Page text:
Evolution of microbial communities and nutrient removal performances in aerobic granular sludge sequencing batch reactor during change of substrate

• Aerobic granular sludge (AGS) is a promising alternative wastewater treatment to the conventional activated sludge system. As AGS has enhanced settling abilities and provides different redox conditions across the granules at the same time, the processes based on AGS allow substantial space, energy and chemical products savings. A few wastewater treatment plants (mainly hybrid or pilot plants) are already using AGS. Nevertheless the performances of lab-scale reactors fed with simple synthetic wastewater are usually different from those of plants treating real wastewater where nutrient removal performances are more versatile and granules have a fluffy structure. Moreover, if the microbial community structures from AGS reactor fed with simple synthetic substrate have been extensively studied, it is less the case of the biomass from AGS reactors fed with more complex substrates or real wastewater. Material and Methods • In order to make a step toward the comprehension of AGS used to treat municipal wastewater, this experiment was designed to study the impact of polymeric organic compounds on nutrient removal performances and microbial communities. These properties were monitored on a lab scale AGS sequencing batch reactor during a progressive substrate transition from volatile fatty acids (VFAs), to a more complex substrate mixture containing VFAs, glucose and amino acids, and finally to a synthetic wastewater containing VFAs, starch and oligo-peptides. Results and Conclusions • With the lowered VFA concentrations, phosphorus (P)-removal performances were impaired. At the same time, amino acids fermentation significantly increased the ammonium concentration, thus extending the time required for total nitrification. The composition of the artificial wastewater was further adapted in order to recover efficient P- and nitrogen (N)-removal. Molecular analyses will show how the changes in substrate composition have influenced the AGS bacterial community structure that has kept its high settling ability and the granule size distribution throughout the first substrate transition.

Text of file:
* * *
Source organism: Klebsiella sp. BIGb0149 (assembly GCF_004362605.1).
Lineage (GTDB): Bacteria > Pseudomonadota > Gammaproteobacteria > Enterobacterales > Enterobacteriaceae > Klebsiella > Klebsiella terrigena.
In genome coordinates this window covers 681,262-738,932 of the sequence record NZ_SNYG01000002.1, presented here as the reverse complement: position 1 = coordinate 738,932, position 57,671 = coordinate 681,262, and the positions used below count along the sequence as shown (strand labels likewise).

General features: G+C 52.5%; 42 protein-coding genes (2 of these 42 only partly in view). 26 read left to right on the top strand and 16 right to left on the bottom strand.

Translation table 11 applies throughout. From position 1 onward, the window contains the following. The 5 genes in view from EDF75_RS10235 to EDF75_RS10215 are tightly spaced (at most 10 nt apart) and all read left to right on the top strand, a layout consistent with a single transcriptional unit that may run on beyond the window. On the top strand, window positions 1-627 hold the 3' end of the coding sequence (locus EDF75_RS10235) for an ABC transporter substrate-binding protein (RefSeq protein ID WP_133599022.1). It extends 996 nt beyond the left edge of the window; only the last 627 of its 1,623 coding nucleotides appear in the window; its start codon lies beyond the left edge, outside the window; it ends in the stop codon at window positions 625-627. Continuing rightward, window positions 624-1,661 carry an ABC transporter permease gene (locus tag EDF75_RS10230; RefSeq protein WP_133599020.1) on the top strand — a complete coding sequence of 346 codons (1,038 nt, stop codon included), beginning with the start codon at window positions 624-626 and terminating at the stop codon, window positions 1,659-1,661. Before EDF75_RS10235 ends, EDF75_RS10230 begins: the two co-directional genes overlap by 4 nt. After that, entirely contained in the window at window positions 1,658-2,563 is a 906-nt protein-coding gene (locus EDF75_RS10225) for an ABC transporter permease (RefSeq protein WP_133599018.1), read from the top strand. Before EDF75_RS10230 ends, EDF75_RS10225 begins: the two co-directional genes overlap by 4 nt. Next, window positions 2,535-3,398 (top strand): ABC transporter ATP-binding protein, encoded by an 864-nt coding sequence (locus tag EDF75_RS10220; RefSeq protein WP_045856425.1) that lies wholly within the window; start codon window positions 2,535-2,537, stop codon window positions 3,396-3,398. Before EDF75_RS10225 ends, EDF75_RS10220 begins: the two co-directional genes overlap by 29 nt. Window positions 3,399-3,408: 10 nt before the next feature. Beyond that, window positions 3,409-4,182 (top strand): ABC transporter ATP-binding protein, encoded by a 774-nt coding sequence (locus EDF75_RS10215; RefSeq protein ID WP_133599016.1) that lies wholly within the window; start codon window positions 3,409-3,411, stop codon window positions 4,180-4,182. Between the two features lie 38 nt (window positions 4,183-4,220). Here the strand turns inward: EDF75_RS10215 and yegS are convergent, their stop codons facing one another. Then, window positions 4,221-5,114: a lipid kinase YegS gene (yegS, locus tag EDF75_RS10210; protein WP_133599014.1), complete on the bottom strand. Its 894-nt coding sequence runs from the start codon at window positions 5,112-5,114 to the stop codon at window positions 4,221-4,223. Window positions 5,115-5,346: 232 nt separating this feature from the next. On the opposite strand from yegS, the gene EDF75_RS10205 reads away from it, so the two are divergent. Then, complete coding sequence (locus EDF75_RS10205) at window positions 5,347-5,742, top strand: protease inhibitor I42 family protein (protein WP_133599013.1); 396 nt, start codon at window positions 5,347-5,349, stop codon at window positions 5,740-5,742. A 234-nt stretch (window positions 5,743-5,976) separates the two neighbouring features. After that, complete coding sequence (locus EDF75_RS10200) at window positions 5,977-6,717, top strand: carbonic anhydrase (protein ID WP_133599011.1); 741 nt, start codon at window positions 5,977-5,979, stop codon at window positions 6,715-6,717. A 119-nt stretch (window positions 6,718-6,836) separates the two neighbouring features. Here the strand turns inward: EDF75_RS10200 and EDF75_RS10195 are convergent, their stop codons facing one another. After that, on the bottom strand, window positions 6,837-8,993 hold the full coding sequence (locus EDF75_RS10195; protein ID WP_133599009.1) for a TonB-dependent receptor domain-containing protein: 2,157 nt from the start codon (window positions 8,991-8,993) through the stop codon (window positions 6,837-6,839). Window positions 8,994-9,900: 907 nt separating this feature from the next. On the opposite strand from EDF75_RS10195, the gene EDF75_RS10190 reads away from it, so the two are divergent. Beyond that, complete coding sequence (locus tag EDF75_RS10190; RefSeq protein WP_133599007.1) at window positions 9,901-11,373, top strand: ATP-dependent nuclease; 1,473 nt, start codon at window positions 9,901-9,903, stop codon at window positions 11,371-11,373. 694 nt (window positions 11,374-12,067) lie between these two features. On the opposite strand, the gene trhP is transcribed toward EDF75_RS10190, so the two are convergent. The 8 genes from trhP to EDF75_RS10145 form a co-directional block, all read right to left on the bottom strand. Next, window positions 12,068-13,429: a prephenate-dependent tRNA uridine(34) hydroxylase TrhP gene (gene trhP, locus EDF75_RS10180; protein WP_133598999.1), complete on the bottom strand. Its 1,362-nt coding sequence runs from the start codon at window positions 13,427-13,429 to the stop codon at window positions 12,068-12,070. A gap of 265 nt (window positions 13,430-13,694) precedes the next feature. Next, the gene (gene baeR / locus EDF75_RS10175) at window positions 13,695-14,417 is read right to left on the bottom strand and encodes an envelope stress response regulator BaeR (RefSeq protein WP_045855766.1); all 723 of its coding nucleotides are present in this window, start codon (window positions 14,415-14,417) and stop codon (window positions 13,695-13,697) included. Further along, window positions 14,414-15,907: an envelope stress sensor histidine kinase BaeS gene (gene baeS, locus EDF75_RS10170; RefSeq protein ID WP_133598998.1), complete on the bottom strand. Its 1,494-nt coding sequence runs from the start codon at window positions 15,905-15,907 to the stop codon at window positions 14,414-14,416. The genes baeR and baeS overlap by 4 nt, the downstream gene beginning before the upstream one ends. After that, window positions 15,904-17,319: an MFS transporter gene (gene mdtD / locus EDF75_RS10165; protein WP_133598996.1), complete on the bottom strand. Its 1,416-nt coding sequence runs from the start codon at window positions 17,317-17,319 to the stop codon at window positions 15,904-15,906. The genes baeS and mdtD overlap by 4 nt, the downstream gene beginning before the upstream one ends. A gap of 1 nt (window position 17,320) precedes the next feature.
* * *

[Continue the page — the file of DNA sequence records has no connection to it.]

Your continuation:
Presented at:
Microbial Ecology and Water Engineering & Biofilms Specialist Groups, Copenhagen, Denmark, September 4-9, 2016

 Record created 2017-06-30, last modified 2018-03-17

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